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Employer-based health insurance: Should it stay or should it go?


It occurred to me that while I write all the time about the Affordable Care Act exchanges and individual health insurance plans, I've personally never been covered through anything other than an employer-based plan.

That's a stroke of luck that I know is not the case for many Americans. But at the same time, predictions that the ACA would usher in the demise of employer-sponsored coverage haven't exactly come true.

Indeed, an analysis out this week from the Kaiser Family Foundation pointed out that a less-than-expected decline in employer health plans is one reason ACA marketplace enrollment is likely to grow less than the Congressional Budget Office projected. In fact, KFF's 2015 Employer Health Benefits Survey found that employer-sponsored insurance covers more than half of the non-elderly U.S. population, a figure that's remained statistically unchanged from 2014.

Still, "employers would love to get out of the insurance business," writes Rita Numerof, Ph.D., in her new book, "Bringing Value to Healthcare: Practical Steps for Getting to a Market-Based Model." That's because employers increasingly have to pass rising premium costs onto employees and focus on price rather than value--making for an annual headache when negotiating rates with insurers.

But if the system is so broken, why haven't employers yet gotten out of managing health benefits?

One simple answer, Numerof (pictured left) told me in an exclusive interview, is that change does not come easily.

"The notion of employer-based insurance has been a critical part of employee expectations about what's included in the total compensation package," she says. "Whenever you make changes to compensation, you run the risk of upsetting the employee base, and so any changes to that have to be made very thoughtfully and carefully."

On this point, I'm apt to agree. We employees love our benefits, and having seen loved ones try to navigate the public exchanges, I'm happy to choose between just a few hand-picked coverage selections. In fact, nearly every job I've ever applied to made a point in the listing to note a "generous" or "attractive" health benefits package, even if I later determined those descriptions to be subjective.

But Numerof points out that while employer-based coverage is sticking around for now, it's also changing. Over the last several years, employers have moved from a defined benefit to a defined contribution, she says, so given the current mix of options and the move to high-deductible health plans, "they have scaled back dramatically in terms of managing the whole burden."

And even if employers took the plunge and stopped offering health benefits, Numerof doesn't see the current private or public exchange models as "particularly attractive" to many employers and employees because of their limitations.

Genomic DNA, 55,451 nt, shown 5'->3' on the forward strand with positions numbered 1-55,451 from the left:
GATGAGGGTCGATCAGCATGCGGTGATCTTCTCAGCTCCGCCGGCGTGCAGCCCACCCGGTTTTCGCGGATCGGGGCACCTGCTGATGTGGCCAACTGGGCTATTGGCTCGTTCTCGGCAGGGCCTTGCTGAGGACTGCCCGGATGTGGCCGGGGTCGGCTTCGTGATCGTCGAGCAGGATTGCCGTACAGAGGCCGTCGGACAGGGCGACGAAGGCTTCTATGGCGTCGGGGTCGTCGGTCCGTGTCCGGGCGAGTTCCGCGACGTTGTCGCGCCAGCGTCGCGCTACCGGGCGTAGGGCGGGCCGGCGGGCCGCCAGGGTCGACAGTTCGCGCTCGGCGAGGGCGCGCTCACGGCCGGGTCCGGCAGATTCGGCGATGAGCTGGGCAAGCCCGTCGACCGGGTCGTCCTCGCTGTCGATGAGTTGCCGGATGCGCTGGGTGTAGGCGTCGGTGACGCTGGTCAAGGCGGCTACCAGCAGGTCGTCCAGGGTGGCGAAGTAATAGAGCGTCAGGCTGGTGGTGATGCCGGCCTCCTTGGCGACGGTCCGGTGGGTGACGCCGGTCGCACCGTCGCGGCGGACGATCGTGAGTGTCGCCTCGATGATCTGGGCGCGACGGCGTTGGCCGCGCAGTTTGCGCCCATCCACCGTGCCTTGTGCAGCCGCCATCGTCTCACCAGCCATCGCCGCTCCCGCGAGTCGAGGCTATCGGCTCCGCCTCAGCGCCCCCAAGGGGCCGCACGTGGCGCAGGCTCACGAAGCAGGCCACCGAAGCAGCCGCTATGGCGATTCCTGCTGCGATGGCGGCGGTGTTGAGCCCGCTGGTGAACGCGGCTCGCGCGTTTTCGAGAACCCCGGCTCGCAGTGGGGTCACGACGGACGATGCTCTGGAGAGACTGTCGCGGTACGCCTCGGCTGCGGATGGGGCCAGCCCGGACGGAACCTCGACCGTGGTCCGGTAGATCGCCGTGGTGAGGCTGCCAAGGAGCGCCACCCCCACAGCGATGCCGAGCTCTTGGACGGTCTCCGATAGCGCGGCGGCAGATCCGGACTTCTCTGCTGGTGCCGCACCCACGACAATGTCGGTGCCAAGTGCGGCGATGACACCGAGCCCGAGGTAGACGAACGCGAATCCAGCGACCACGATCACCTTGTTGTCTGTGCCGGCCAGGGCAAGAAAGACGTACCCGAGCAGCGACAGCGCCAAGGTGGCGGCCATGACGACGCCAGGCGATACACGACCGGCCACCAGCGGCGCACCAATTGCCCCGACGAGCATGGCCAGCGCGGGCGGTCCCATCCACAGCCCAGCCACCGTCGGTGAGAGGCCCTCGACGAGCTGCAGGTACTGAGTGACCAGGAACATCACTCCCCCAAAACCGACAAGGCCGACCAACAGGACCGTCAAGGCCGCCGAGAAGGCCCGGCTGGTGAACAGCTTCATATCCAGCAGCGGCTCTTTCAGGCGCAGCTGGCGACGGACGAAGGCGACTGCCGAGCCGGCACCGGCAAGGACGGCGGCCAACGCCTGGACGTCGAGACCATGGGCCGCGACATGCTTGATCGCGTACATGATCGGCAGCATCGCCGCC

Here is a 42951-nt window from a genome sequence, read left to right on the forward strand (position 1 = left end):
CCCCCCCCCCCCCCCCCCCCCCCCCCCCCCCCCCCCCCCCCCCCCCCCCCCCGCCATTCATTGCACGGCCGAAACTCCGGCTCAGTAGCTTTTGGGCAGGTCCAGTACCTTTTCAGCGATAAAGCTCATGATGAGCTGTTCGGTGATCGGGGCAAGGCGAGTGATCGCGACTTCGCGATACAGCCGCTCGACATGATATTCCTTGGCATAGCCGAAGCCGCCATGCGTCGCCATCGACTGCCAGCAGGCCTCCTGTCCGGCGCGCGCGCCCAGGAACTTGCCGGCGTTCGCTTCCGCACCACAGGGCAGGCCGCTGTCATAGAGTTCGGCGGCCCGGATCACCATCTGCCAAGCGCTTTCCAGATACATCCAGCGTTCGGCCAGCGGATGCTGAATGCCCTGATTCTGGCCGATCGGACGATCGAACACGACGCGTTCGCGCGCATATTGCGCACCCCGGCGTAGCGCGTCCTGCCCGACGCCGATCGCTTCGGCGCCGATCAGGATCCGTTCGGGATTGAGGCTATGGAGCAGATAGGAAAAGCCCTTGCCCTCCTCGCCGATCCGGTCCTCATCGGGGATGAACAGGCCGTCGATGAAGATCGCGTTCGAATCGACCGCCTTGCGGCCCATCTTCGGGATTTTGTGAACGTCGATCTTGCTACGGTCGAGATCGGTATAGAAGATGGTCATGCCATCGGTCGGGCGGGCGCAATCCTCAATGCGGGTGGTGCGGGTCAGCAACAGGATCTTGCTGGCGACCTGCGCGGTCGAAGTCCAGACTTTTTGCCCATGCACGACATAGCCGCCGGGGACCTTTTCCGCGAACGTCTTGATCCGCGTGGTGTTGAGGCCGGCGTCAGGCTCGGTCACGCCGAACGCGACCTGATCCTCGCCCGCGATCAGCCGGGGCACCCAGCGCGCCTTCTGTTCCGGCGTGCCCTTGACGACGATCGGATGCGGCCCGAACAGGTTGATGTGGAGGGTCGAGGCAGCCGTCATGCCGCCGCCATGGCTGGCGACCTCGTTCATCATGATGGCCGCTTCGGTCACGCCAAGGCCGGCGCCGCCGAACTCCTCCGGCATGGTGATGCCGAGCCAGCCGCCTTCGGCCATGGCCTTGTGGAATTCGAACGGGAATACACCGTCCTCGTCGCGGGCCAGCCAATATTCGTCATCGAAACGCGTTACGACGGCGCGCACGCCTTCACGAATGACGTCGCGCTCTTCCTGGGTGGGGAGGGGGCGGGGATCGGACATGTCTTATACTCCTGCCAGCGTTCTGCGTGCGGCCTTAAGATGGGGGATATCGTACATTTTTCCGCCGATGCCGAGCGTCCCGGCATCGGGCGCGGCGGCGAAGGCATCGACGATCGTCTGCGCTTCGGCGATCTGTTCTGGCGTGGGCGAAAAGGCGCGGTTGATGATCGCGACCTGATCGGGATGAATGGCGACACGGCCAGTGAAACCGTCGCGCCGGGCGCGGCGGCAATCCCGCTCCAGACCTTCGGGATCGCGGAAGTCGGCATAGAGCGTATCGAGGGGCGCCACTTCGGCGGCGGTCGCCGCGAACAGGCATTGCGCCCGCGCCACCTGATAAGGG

Instead, she believes employer-based coverage will continue to exist, but as consumers become more educated and are forced to shoulder more of the cost burden, "we will see more interest in looking at other options, including being able to navigate independently in a national marketplace."

Numerof wants to see this private, nationwide marketplace allow people to buy health insurance much the same way they buy car insurance.

"We really don't have that today, and one of the problems with the ACA is that the insurance offerings are basically mandated, so we don't have the choice that we need," she says. "I as a consumer should have the opportunity to buy what I need for myself and my family without having that dictated by the government about what's good for me."

A truly competitive private marketplace, though, won't happen without transparent, simple-to-understand cost and quality information in healthcare.

That became more of an uphill battle just this past week, as the Supreme Court's decision in the Gobeille v. Liberty Mutual case dealt a blow to states' transparency initiatives in the form of all-payer claims databases. And while a recent survey found the majority of health insurers offer their customers price transparency tools, some have pointed out that these tools may be limited in their ability to accurately gauge costs.

On this point, though, Numerof argues that the endurance of employer-based health plans could be a positive force in the healthcare industry, as big companies have far more clout than individual consumers.

"I think employers have an enormous role to play in creating change and demanding better outcomes and real transparency in costs from providers," she says. "They're increasingly frustrated with what they see as high costs and lack of transparency and accountability, so I think employers playing a role in this will continue to be extraordinarily important for us as a society." - Leslie @HealthPayer